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Timothy Shanahan
Shanahan on Literacy
Timothy Shanahan

Don’t Let Content Area Reading Experts Confuse You About Disciplinary Literacy

About the queries:

Twice in the past couple of weeks I’ve heard about an article that directly challenges ideas I’ve published on Disciplinary Literacy (Dunkerly-Bean, J., & Bean, T. (2016). Missing the savoir for the connaissance: Disciplinary and content area reading as regimes of truth. Journal of Literacy Research, 48(4), 448-476.) My first contact on that said that I needed to respond somehow. I demurred not thinking it mattered much. Then, this week someone wrote saying that obviously, we don’t need to teach disciplinary literacy since there is no such thing — we can just keep doing what we have been doing with content area reading. Okay, now I’m interested ….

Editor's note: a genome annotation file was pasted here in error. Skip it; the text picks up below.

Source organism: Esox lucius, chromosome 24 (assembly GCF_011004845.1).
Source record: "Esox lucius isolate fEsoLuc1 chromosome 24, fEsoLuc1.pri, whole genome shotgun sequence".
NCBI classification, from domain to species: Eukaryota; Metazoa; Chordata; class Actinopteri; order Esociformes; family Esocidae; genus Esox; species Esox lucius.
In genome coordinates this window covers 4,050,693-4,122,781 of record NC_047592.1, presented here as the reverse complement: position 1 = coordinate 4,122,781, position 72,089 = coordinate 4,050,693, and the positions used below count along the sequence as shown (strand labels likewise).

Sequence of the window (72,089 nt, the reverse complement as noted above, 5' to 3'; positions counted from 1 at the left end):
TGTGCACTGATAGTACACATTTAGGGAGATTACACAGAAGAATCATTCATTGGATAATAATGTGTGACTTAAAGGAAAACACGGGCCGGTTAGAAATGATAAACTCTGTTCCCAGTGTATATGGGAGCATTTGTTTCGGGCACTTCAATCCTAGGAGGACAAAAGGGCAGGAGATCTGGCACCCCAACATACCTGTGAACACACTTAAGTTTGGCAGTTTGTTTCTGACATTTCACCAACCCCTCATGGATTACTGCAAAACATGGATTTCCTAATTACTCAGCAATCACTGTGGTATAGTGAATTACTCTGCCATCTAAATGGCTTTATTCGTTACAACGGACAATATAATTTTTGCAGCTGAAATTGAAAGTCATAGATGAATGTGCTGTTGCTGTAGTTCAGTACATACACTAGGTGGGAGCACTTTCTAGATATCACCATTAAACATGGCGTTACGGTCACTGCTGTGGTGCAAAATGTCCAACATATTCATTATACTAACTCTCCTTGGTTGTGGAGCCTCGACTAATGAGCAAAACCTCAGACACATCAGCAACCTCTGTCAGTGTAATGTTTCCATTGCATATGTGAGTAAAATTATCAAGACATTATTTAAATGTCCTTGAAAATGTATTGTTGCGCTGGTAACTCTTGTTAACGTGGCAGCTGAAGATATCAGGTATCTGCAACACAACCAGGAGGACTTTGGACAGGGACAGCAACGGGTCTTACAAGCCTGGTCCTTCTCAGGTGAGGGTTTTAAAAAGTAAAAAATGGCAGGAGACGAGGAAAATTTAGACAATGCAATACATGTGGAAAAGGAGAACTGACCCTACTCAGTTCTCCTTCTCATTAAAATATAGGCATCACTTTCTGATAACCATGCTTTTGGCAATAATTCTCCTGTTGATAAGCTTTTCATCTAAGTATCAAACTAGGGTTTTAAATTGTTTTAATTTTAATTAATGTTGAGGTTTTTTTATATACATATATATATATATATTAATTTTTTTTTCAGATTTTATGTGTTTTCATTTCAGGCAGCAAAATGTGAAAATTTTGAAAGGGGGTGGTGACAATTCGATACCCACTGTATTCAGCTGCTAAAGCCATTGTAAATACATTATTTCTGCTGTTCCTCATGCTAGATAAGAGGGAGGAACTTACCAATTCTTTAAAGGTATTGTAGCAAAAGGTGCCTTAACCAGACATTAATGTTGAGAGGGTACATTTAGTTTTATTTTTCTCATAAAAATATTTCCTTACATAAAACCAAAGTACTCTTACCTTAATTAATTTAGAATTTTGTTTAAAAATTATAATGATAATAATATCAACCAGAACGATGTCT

Shanahan’s response:

Heck, I thought I was going to get away with not having to respond to that paper. And, I guess its not enough to just say they got it wrong.

What does the paper get wrong? Well, for starters it evidences almost a total lack of understanding of the disciplinary literacy project. Beyond that its analytic framework is either inappropriate to the purpose set for it or it is so badly implemented that the “results” are laughable, the analysis is biased, and the conclusion that disciplinary literacy is really just content area reading is a position maintainable only if one ignores the sources of the research, the purposes of the research, the nature of the research, and the research findings themselves — and this paper manages to do all of that. (Other than that the two concepts are almost identical!)